Cat & Dog Nutrition Glossary | Other Ingredients
This is one of the most magnificent sources of vitamins B1 (thiamine), B2 (riboflavin), B3 (niocin), B5 (pantothenic acid), B6 (pyridoxine), B7 (biotin) and B9 (folic acid), aiding the function of your dog and cat’s digestive system, nervous system, skin, hair, eyes, mouth and liver. The yeast is also a perfect protein package.
This ‘complete protein’ contains all 9 of the essential amino acids required by our pets.
Cellulose, or in other words ‘dietary fibre’, is taken from the cell walls of plants and is indigestible by dogs and cats, offering plenty of roughage for a regular digestive system. Cellulose, from veggies like sugar beet, is a supreme quality supplement, whereas pure cellulose (a white odorless powder) is actually taken from paper or wood pulp! With zero calories but offering plenty of bulk, it is hugely popular in weight management dog and cat foods.
It’s a controversial ingredient due to the fluctuating quality, so if in doubt avoid it altogether.
Activated charcoal (charcoal that has been heated to a high temperature and steamed) is wonderful for relieving gas and bloating in dogs and cats. That’s a relief for the entire family!
An essential part of tri-glyceride fats, natural glycerin helps keep food moist and its sweet taste is appealing to those pooches and felines with a sweet tooth. The most extreme natural feeding advocates are sometimes anti-glycerin because it is not found on its own, and so is not considered to be natural. It’s up to each owner to make the right call for their dog or cat.
These terms usually refer to either the moisture found in wet food or the natural flavouring sprayed onto dry kibble after manufacturing, usually made up of meat and oils. Whilst these words can often be used to describe a luxury and enticing cuisine for your pet, some pet foods brands take advantage of the general term, hiding less attractive ingredients, such as digest, within. Watch out for any disguising language and contact the manufacturer directly for clear and accurate confirmation of the ingredients.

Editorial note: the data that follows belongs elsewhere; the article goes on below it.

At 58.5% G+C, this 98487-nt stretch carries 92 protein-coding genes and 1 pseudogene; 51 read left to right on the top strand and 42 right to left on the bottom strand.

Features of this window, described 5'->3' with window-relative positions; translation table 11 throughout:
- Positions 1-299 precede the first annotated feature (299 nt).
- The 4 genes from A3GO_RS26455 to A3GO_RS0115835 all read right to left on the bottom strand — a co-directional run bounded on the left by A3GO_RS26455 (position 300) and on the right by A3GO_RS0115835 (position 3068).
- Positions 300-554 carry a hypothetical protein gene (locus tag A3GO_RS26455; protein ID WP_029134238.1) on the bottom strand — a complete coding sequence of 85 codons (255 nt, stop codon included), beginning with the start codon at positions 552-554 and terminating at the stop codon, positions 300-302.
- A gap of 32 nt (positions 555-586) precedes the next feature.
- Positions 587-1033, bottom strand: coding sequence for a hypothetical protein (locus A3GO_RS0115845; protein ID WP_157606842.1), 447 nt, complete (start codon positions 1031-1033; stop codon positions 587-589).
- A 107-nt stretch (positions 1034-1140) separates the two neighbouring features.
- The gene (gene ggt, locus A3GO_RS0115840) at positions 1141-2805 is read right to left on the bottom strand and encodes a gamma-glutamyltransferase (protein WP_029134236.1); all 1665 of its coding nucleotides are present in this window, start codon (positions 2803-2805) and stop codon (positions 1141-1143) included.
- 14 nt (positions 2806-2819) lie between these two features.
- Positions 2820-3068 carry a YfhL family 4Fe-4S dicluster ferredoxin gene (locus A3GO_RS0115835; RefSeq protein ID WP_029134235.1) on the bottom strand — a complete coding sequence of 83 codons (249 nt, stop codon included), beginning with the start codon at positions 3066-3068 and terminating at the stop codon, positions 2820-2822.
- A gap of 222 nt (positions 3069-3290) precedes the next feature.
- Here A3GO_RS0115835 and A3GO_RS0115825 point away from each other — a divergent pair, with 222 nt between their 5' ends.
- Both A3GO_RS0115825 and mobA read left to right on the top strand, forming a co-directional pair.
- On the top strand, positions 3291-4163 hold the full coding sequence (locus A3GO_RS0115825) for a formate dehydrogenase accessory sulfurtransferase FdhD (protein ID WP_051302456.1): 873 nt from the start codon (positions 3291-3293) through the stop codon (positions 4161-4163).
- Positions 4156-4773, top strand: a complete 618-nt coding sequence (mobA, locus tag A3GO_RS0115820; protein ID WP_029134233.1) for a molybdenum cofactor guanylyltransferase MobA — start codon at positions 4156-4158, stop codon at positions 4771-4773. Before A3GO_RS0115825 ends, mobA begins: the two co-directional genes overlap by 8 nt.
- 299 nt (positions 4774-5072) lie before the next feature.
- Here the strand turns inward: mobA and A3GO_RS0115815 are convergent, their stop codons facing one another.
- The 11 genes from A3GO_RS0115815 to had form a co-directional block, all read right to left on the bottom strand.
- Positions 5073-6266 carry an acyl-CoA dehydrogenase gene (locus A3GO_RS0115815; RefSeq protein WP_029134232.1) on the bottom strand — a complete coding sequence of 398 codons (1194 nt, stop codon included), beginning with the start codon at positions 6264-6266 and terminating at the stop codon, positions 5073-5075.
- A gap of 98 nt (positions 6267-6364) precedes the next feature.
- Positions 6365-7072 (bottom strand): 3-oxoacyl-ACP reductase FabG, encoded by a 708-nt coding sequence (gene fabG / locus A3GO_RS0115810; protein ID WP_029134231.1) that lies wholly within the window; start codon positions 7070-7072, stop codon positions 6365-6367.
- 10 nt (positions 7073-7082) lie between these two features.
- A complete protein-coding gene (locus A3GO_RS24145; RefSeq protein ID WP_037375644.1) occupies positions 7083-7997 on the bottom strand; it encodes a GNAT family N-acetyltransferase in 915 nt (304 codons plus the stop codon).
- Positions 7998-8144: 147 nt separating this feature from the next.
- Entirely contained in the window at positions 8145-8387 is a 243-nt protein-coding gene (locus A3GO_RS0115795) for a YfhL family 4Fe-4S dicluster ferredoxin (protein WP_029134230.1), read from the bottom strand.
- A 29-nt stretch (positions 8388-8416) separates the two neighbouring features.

This is the German word for diatomite (a soft, highly porous, sedimentary rock). It helps to reduce gas and bloating by absorbing toxins in the tummy and digestive system. Its slightly rough exterior also helps to scrape the teeth, cleaning them and removing plaque.
Such a vague term can refer to any food extract from herbs to veg to meat, to ingredients like digest, with the function of flavouring the food. If at any point you feel unclear about any of the ingredients contained within your dog or cat’s dinner, call the manufacturer to check that it is not just delicious, but also nutritious.
Oils and Fats
This term refers to any oils or fats from any plant or animal. Cats and dogs of course need fat within their diet, and whilst it occurs naturally within their meaty food, it’s so deliciously palatable that many pet food brands add slightly more then necessary. If your pet is a bit of a fuss pot, it could be worth opting for a food with a higher fat content to entice them in, yet be sure to watch their weight if you go down that route. With such a vague term, it’s hard to know whether the term contains beneficial oils or quality animal fats, or whether they’re rubbish, nasty, processed oils. If you’re unsure, assume the worst to be on the safe side, especially if your pet has ever experienced a food intolerance or allergy – it’s really difficult to identify the culprit when ingredients are labeled under a general bulk phrase.
Naturally present in the raw stages of your pet’s food, it’s generally unnecessary to add additional salt. However, it’s delicious! For this reason, pet food brands are prone to adding a little more than necessary. Avoid foods with a high salt content if your dog or cat has ever experienced heart troubles or high blood pressure. When it comes to salt and too much of it, pets can suffer in exactly the same way we can, so let’s take charge.
Seaweed is jam-packed full of calcium, iron, magnesium and tons of other wonderful nutritional delights. Importantly, it’s also dense in the rare mineral iodine. Though too much iodine is harmful for our pets, a small amount can work wonders and massively benefit thyroid function.
U.K. dog food brands are required to give a general description of the contents of their food; though this is waved if listing some of the ingredients will give away their ‘special formula’. Of course, ‘special ingredients’ could quite literally refer to anything, so if you’re facing an unbelievably vague ingredients lists, we’d advise opting for an alternative.
Sugars are added to dog and cat food, because lets face it, they’re delicious. They may be listed as sugar, caramel, syrup or sucrose, and could be taken from corn, wheat, sugar cane or sugar beet. As when you give a child too much sugar, dogs and cats respond in the same way to high quantities. Symptoms include hyperactivity, hypoglycemia, obesity, dental issues and a whole host of other health problems. We’re all for the occasional treat, and a small sugary energy boost can sometimes be just the ticket, but all in moderation. Monitor your pet’s sugar intake and watch out for the symptoms mentioned to ensure a healthy, happy pet from head to tail.